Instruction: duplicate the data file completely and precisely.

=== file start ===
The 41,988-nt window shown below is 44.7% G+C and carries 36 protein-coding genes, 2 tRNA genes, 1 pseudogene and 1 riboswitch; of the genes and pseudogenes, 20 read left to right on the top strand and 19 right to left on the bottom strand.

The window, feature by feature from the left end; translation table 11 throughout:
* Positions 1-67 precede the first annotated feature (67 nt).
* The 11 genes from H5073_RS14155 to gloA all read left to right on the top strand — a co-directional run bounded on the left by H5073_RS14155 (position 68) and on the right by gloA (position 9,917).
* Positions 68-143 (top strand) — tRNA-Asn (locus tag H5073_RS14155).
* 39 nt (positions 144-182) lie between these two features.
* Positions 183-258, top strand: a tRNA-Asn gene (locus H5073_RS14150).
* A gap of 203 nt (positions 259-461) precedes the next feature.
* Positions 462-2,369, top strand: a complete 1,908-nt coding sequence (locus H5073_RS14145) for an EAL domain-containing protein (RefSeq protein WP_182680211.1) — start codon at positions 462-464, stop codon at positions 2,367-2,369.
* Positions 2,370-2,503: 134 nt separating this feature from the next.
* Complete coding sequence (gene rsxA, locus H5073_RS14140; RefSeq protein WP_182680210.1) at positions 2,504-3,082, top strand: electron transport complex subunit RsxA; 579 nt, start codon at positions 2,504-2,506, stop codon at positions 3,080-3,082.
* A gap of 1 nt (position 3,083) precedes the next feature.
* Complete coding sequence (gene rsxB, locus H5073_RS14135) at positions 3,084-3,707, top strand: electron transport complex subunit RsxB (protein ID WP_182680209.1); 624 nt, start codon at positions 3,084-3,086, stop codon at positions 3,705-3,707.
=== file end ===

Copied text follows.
The 41,988-nt window shown below is 44.7% G+C and carries 36 protein-coding genes, 2 tRNA genes, 1 pseudogene and 1 riboswitch; of the genes and pseudogenes, 20 read left to right on the top strand and 19 right to left on the bottom strand.

The window, feature by feature from the left end; translation table 11 throughout:
* Positions 1-67 precede the first annotated feature (67 nt).
* The 11 genes from H5073_RS14155 to gloA all read left to right on the top strand — a co-directional run bounded on the left by H5073_RS14155 (position 68) and on the right by gloA (position 9,917).
* Positions 68-143 (top strand) — tRNA-Asn (locus tag H5073_RS14155).
* 39 nt (positions 144-182) lie between these two features.
* Positions 183-258, top strand: a tRNA-Asn gene (locus H5073_RS14150).
* A gap of 203 nt (positions 259-461) precedes the next feature.
* Positions 462-2,369, top strand: a complete 1,908-nt coding sequence (locus H5073_RS14145) for an EAL domain-containing protein (RefSeq protein WP_182680211.1) — start codon at positions 462-464, stop codon at positions 2,367-2,369.
* Positions 2,370-2,503: 134 nt separating this feature from the next.
* Complete coding sequence (gene rsxA, locus H5073_RS14140; RefSeq protein WP_182680210.1) at positions 2,504-3,082, top strand: electron transport complex subunit RsxA; 579 nt, start codon at positions 2,504-2,506, stop codon at positions 3,080-3,082.
* A gap of 1 nt (position 3,083) precedes the next feature.
* Complete coding sequence (gene rsxB, locus H5073_RS14135) at positions 3,084-3,707, top strand: electron transport complex subunit RsxB (protein ID WP_182680209.1); 624 nt, start codon at positions 3,084-3,086, stop codon at positions 3,705-3,707.